All nationalist histories construct and reconstruct the past and have a political dimension to them. The Hindutva project has an additional, fascist, dimension as it essentialises an exclusionary Hindu nation and disempowers those excluded. By SUHIT K. SEN
The recent cultural blowback we have seen from the Hindu front line in the form of the absurdly precipitous move to introduce Sanskrit in Kendriya Vidyalayas midway through an academic session should not occasion any great surprise. To be fair to the Hindutva pedlars, they have never made any secret of their allegiance to what they are pleased to call cultural nationalism, never mind that by riding roughshod over the cultural diversities of the “nation”, they imperil its integrity, to which they are rhetorically wedded.
Before and after Independence, what lay behind the ideological postures of the Hindu Right—comprising, at different points of time, several combinations of a section of the Congress party, the Rashtriya Swayamsewak Sangh (RSS), the Hindu Mahasabha, the Jan Sangh, the Bharatiya Janata Party (BJP), the Vishwa Hindu Parishad (VHP), and a raft of sundry organisations—was the notion that the Indian subcontinent and “nation” had some kind of an inherent “Hindu” essence and those not prima facie Hindu had to absorb and inculcate it to be truly Indian. Since logical consistency, rational thinking and a desire to acquaint oneself with empirical knowledge were never the forte of the Hindutva merchants, what was never appreciated, in the first place, was that there was no such thing as a Hindu essence, primarily because, at the least in the social and sociological senses, Hinduism as a way of life was too protean to admit of such a pigeonholing. The obvious reason for eliding this was that the project adopted by the Hindu Right was not exactly academic, nor was it theological or moral; it was primarily political. Reference to reality or old-fashioned facts would dilute the political content of the ideology.
Let us leave aside for the purposes of this discussion the record of the Hindu Right as far as its agenda of cultural nationalism is concerned and concentrate on the latter period, when the “nation-state” had come into being, though, in many real senses, the nation was still under construction. After Independence, the Hindu Mahasabha and the Jan Sangh, and later the BJP and the rest of the Sangh Parivar, have fought their divisive, atavistic, and often quixotic, battles on many fronts, but in matters of “culture”, they have concentrated on some fundamental issues—language, for instance, stands out, as do assaults on ways of life that are purportedly not Hindu.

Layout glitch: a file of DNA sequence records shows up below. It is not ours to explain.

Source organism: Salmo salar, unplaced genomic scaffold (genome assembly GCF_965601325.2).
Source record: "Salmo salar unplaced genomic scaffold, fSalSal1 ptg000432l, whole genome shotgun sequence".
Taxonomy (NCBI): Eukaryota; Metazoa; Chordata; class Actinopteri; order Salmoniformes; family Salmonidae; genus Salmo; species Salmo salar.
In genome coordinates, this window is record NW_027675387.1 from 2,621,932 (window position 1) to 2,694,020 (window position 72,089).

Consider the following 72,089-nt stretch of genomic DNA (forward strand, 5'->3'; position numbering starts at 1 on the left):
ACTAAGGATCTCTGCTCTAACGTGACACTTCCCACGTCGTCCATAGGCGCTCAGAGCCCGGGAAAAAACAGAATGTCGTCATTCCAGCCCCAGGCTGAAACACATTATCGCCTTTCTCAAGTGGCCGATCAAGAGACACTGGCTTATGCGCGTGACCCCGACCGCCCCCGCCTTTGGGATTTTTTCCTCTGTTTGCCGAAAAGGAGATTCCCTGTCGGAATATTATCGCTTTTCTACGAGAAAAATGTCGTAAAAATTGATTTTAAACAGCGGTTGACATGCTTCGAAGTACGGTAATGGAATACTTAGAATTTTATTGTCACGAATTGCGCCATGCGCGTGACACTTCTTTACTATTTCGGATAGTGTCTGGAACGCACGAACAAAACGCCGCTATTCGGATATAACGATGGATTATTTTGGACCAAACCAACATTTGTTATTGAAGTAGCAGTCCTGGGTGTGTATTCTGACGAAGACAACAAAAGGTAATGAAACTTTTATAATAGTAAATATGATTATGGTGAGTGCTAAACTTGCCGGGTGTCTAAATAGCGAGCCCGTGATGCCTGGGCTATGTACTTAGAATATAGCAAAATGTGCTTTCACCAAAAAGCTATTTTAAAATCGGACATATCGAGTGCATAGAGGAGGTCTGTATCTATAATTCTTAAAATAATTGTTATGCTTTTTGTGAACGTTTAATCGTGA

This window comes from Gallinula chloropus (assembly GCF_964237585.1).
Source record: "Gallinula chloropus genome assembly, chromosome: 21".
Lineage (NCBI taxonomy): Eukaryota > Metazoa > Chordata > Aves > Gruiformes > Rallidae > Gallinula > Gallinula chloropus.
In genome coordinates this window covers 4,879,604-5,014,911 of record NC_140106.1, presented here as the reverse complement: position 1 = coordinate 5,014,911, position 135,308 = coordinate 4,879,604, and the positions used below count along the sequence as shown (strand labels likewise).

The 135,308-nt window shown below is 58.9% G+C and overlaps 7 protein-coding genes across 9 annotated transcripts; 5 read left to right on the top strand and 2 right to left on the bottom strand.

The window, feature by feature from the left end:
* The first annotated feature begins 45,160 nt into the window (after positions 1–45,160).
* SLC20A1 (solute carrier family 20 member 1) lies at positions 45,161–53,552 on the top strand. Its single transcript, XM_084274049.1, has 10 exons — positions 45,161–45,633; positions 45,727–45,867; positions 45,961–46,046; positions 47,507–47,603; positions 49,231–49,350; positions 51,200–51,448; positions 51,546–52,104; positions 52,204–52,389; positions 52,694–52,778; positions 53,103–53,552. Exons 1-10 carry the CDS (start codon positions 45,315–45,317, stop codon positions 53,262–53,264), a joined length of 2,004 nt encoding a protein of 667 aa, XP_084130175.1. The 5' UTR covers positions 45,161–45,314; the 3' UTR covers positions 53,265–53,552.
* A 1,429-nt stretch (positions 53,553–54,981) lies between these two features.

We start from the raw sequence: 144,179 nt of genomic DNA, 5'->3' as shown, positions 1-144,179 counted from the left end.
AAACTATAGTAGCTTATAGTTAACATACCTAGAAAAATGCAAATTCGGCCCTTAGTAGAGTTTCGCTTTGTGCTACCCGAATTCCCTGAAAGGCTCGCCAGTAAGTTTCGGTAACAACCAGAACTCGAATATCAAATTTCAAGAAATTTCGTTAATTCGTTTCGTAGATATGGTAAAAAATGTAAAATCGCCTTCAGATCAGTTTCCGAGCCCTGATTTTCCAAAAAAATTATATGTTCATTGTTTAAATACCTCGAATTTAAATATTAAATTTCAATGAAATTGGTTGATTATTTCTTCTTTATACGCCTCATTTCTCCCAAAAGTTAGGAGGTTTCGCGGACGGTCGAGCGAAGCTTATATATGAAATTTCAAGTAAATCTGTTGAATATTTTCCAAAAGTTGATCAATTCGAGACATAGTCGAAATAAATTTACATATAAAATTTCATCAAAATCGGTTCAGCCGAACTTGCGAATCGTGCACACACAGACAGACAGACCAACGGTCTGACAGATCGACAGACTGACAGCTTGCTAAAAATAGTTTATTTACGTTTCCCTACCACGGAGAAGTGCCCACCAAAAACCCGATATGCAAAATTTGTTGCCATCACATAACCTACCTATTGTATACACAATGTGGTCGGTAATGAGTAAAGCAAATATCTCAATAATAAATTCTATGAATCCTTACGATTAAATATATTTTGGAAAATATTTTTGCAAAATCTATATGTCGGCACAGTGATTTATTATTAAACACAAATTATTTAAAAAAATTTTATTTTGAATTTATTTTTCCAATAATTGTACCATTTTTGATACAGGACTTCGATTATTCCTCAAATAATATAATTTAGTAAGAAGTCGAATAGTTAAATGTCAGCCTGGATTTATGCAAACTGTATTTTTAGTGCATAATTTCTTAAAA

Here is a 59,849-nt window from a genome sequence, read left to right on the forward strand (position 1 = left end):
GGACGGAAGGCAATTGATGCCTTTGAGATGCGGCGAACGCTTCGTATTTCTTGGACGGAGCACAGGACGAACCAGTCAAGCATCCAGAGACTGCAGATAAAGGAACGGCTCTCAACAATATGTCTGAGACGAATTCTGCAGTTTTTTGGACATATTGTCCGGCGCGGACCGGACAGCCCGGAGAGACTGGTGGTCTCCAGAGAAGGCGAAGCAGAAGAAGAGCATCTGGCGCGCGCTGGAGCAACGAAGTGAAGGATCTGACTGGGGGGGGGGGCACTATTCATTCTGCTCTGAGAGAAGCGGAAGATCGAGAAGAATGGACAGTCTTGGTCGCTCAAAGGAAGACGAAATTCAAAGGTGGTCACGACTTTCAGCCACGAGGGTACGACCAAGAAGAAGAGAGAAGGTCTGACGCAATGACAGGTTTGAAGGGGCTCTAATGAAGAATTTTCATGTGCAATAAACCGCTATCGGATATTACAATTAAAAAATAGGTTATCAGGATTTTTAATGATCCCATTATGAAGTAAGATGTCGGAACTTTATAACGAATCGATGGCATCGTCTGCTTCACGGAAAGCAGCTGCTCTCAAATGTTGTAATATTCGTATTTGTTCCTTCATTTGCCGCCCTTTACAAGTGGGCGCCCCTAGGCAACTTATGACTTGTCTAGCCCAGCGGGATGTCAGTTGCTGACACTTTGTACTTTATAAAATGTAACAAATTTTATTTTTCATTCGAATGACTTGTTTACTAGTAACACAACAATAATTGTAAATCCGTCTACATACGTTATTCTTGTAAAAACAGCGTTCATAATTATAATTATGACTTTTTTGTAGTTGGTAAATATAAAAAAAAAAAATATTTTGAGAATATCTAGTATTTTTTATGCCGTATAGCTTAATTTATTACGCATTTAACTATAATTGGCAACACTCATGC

Banning cow slaughter, or, in other words, preventing people from consuming beef, has been, for instance, a matter of great concern. It is true that many who would not normally be described as votaries of the Hindu Right have weighed in in support of this cause—I am thinking primarily of Mohandas Gandhi, and his adherents, as a nod to whom, more than anything else, the injunction to ban cow slaughter was enumerated among the directive principles of state policy in the Constitution. But latter-day Gandhians have not run with this particular ball with the same tenacity and apparent conviction as the Hindu Right. In 1966, for instance, it contributed all it could to the agitation for banning the slaughter of cows, which led to an armed march on Parliament House by Naga sanyasis, leading to great violence and ultimately necessitating stringent police action. The reluctance of Gulzari Lal Nanda, then Union Home Minister and the senior-most member of the Cabinet, to quell the sanyasis cost him his job, which, of course, is a different matter.
Much jejune debate has swirled around the economics of what we may call the dairy economy and the undesirability of killing cows to provide meat for those who want to consume it, but the real point is simple: the fact that the majority of people who populated the subcontinent, and, later, the Indian nation, at some point of time decided that the cow was indeed holy and was not to be consumed is hardly a justification to force others who are not similarly persuaded to fall in line. Despite Gandhi and his injunctions, most of which no one takes seriously anyway.
Then, of course, there is the matter of language. I will skip the issue of the radical and narrow-minded advocacy of forcing Hindi as a lingua franca on those not prepared to accept it, mostly because a broad array of north-Indian partisans, including the socialists until the end of the 1970s and later their descendants, the heartland satraps, were and continue to be as vocal about it as the Hindutva champions.